I got a kick out of this slideshow of tablet history I came across during my morning cruise of other sites I routinely track.
No it does not go back to the Flintstones age and it is actually entitled “A History of Windows Tablets.” I added the emphasis to the word 'Windows'.
Microsoft does get credit for serious dabbling and development work over the years and even a brief bit of a production run of tablet PCs for the consumer market (they really only ever got any semi-serious traction in a few key verticals like healthcare, warehouse and manufacturing tracking etc.).
The show was put together by former colleague Mark Hachman over at PC Magazine.
It reminded me of this post I put together on the coming of Microsoft's much anticipated Surface tablet a few months ago.
Mark and others over at the magazine have been covering every new wrinkle of that tablet and for those interested here is a good piece comparing the specifications of the Slate to the iPad.
My own opinion is that Microsoft will do what it has always done, launch something good but not great (the screen for example has much lower resolution than that of the Retina display on the iPad).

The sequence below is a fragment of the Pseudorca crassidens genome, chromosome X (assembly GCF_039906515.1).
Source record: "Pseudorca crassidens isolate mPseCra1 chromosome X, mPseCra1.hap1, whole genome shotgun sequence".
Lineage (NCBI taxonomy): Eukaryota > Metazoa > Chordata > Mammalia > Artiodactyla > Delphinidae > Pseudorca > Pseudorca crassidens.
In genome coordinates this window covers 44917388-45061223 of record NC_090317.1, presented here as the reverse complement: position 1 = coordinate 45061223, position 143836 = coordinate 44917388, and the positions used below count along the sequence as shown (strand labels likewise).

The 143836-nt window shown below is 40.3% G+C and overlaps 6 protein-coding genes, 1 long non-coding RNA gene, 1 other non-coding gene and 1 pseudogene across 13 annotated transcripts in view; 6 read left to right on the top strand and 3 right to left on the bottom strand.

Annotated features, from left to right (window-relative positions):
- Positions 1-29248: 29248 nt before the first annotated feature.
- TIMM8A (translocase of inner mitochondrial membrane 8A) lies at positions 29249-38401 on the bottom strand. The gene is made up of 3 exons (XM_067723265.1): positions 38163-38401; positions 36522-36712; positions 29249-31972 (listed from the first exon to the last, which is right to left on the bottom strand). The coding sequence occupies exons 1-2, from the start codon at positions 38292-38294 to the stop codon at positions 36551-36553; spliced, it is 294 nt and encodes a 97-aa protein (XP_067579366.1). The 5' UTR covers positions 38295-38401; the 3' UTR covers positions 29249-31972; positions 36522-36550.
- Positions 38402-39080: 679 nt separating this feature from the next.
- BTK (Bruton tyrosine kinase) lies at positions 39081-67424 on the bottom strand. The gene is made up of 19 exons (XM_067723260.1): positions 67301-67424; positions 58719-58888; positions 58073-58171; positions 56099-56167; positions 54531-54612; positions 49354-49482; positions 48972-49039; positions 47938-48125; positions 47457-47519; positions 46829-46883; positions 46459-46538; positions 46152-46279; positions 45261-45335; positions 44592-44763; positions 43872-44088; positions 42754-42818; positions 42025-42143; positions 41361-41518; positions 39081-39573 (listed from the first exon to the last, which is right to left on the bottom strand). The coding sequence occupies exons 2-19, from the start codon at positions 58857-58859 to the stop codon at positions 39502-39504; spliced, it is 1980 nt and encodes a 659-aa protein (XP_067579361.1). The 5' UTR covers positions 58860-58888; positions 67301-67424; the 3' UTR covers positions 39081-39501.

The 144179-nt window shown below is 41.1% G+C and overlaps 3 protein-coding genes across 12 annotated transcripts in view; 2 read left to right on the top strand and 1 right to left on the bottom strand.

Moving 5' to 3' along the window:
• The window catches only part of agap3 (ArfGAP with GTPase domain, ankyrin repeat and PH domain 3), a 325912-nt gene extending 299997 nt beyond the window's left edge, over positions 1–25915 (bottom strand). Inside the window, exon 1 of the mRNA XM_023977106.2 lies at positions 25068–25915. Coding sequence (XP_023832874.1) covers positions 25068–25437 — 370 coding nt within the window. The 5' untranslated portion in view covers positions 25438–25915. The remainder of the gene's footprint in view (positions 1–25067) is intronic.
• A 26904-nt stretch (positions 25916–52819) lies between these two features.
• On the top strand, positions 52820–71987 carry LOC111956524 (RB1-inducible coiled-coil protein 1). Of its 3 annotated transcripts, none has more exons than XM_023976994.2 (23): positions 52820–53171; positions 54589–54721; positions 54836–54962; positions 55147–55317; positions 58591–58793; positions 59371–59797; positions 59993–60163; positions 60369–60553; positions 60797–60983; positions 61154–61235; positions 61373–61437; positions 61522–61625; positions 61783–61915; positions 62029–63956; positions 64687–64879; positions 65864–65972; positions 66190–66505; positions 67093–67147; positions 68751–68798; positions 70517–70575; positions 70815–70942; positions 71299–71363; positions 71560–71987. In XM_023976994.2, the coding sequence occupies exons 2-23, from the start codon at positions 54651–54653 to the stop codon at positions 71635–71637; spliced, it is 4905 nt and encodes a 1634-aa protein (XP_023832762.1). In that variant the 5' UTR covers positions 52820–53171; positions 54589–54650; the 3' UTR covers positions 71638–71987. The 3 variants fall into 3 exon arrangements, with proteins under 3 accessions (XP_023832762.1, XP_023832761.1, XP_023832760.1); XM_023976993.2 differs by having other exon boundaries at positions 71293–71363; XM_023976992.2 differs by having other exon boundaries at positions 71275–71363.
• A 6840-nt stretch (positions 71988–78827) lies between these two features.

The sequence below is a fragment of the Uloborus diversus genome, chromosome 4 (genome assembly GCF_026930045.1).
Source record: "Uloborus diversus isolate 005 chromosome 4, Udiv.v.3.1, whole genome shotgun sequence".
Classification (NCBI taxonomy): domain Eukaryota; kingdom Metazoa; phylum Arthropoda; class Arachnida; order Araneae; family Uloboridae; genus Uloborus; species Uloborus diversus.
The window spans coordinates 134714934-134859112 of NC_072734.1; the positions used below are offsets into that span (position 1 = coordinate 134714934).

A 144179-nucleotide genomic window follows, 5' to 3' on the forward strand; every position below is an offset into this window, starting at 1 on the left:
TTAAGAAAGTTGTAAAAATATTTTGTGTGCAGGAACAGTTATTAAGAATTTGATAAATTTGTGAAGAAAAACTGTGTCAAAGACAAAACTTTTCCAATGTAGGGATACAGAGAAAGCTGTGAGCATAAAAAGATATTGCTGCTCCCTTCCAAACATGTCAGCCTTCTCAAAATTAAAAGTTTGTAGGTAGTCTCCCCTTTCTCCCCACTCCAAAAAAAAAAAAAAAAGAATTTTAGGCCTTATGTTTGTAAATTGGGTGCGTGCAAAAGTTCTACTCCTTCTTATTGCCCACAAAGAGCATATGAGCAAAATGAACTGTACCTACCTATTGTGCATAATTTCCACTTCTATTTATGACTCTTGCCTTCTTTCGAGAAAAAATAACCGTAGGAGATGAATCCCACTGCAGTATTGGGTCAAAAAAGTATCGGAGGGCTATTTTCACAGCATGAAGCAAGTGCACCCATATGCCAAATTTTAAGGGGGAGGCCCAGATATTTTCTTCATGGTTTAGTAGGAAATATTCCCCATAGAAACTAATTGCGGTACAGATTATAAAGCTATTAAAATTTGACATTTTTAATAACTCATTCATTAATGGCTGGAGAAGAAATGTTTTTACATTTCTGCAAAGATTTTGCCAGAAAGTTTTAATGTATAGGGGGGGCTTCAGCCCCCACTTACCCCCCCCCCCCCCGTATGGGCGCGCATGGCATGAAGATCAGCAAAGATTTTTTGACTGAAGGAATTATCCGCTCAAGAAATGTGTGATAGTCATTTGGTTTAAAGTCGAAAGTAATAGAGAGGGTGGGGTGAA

Microsoft will undercut the price of the lower-end iPad by about $100 and grab some initially strong sales around the holidays among the cost-conscious (the lowest end WiFi-only 32GB model will be priced at $499), and anti-Apple, anti-Android crowd.
It will limp along for a year, maybe make a showing in a second holiday season and then fade away — not because it was unpopular with everyone but because Microsoft failed to see the margins it wanted and kills it.
It will work, it will play movies, it will open all those Windows files you have, maybe even make a good substitute for a netbook or laptop among the traveling business crowd (the market I initially thought that the BlackBerry Playbook would be a no-brainer for — oh well).